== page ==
Toughness is traditionally considered a masculine trait. When we talk about somebody being tough, we think firstly of the physical and then focus on the mental. Toughness, as a concept, includes physical and psychological endurance, but we’re mostly aware of what makes us physically tough, while mental toughness has more of a mystique around it. We’re going to shed some light on the concept of mental toughness and see what we can do to improve it.

Defining Mental Toughness for Yourself

The mental side of toughness comes into play daily. We all have situations where we’re mentally tougher than others and other situations where we genuinely feel overwhelmed. Due to this, mental toughness may mean different things to different people, which is precisely why it’s so difficult to define. To use an example, a person with social anxiety needs to have the mental toughness to sustain social contact in crowded situations. A lazy person needs to have the mental toughness to maintain focus on work instead of always getting sidetracked by instant gratification. Before you start working on your mental toughness, figure out where you face the most resistance from, well, yourself. This requires some honest and critical assessment and for many, that is challenging. Toughness is the ability to control your primal instincts, which will always consider the easiest option, the one that’s optimal, and instead rely on the conscious part of yourself to focus on long-term plans, which will lead you to a better and more fulfilled life.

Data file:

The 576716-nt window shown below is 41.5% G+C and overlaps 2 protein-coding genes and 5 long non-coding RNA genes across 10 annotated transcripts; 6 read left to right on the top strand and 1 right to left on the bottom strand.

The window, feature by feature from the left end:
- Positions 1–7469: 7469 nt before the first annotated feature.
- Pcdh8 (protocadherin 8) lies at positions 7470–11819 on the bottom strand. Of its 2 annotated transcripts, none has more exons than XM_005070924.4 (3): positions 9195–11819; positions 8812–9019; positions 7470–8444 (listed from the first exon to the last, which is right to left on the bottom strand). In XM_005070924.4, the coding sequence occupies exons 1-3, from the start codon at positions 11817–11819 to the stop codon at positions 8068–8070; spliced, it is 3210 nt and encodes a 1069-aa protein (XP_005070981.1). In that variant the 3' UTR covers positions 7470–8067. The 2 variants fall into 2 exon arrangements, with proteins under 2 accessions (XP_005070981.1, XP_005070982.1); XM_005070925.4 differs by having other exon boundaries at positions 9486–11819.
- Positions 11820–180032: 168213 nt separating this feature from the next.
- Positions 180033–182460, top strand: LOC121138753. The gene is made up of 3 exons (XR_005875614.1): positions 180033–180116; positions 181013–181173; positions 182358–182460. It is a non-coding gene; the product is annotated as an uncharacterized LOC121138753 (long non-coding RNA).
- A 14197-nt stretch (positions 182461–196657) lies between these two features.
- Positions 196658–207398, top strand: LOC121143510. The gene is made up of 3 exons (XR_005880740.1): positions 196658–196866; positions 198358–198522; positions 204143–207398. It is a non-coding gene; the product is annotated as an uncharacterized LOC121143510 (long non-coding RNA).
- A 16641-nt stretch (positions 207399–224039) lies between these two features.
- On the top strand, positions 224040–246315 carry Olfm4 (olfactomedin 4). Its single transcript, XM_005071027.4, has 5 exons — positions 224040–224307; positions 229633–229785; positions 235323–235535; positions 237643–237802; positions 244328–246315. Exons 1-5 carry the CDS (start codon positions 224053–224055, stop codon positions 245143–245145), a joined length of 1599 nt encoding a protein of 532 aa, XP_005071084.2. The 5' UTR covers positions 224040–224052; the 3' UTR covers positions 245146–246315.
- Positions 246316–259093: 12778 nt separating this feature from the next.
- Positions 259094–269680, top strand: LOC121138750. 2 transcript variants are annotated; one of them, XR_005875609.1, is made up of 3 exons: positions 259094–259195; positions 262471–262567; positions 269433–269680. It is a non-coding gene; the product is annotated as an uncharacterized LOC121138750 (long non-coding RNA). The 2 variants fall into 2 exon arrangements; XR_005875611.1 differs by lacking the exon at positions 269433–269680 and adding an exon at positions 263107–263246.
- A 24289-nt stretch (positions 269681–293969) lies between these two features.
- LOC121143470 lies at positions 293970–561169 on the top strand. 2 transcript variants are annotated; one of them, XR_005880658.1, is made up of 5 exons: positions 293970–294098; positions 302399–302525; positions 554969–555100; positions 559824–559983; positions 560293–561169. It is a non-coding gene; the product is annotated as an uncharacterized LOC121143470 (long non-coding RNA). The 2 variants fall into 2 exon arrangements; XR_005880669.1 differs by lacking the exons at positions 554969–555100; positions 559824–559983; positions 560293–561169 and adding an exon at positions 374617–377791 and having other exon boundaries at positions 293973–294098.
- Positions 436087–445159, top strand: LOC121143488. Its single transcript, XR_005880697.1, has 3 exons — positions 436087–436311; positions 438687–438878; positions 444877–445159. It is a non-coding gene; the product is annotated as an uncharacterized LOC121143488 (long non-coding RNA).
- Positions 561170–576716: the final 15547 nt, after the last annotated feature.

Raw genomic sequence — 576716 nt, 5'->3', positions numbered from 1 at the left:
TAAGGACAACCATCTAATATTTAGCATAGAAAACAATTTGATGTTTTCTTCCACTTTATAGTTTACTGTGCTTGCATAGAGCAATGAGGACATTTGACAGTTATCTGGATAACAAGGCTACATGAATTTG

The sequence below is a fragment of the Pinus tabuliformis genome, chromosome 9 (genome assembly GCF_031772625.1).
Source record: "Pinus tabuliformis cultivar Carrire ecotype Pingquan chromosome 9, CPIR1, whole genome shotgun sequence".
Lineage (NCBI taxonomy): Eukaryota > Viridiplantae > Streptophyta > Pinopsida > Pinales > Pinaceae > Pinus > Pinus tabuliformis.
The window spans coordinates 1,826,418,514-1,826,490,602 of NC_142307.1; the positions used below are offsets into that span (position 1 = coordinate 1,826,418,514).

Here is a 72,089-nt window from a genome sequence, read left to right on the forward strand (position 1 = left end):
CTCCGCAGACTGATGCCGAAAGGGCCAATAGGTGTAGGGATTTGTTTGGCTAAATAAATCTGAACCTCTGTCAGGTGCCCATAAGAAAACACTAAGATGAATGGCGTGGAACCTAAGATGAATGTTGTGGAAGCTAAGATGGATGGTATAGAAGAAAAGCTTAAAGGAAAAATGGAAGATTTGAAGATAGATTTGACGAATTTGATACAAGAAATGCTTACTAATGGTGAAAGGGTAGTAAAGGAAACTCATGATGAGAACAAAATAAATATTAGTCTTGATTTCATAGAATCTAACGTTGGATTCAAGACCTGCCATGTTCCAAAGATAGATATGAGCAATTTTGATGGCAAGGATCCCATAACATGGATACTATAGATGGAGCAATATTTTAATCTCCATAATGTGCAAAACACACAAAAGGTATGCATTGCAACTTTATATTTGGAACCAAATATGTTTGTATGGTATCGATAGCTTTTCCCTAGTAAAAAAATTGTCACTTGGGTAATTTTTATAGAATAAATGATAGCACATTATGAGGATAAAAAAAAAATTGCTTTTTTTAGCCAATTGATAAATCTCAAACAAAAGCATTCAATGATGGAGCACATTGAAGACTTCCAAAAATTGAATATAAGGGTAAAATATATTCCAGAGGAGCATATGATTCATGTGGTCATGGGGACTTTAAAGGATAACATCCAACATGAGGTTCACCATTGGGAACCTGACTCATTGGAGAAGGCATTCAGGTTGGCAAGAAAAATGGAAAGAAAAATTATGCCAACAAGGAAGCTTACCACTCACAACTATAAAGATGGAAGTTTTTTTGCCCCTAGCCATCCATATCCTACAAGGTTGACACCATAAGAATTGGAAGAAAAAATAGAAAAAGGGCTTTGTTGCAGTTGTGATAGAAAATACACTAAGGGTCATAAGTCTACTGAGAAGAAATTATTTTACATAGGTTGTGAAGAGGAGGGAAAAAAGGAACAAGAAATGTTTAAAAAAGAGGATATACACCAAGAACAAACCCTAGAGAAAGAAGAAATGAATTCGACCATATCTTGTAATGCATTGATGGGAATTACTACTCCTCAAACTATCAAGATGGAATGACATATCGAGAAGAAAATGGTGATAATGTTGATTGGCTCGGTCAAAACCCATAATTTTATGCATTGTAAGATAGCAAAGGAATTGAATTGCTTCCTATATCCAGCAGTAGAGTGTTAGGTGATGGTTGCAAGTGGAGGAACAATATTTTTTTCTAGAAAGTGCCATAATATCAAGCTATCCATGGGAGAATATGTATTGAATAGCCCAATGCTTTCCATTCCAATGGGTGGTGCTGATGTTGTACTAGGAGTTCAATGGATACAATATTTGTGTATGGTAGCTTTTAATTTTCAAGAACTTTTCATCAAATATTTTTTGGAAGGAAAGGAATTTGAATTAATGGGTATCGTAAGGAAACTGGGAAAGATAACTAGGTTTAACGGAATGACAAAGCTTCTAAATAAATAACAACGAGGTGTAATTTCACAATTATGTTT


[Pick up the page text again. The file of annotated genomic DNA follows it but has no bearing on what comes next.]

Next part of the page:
Mental Toughness Is Gained One Step at a Time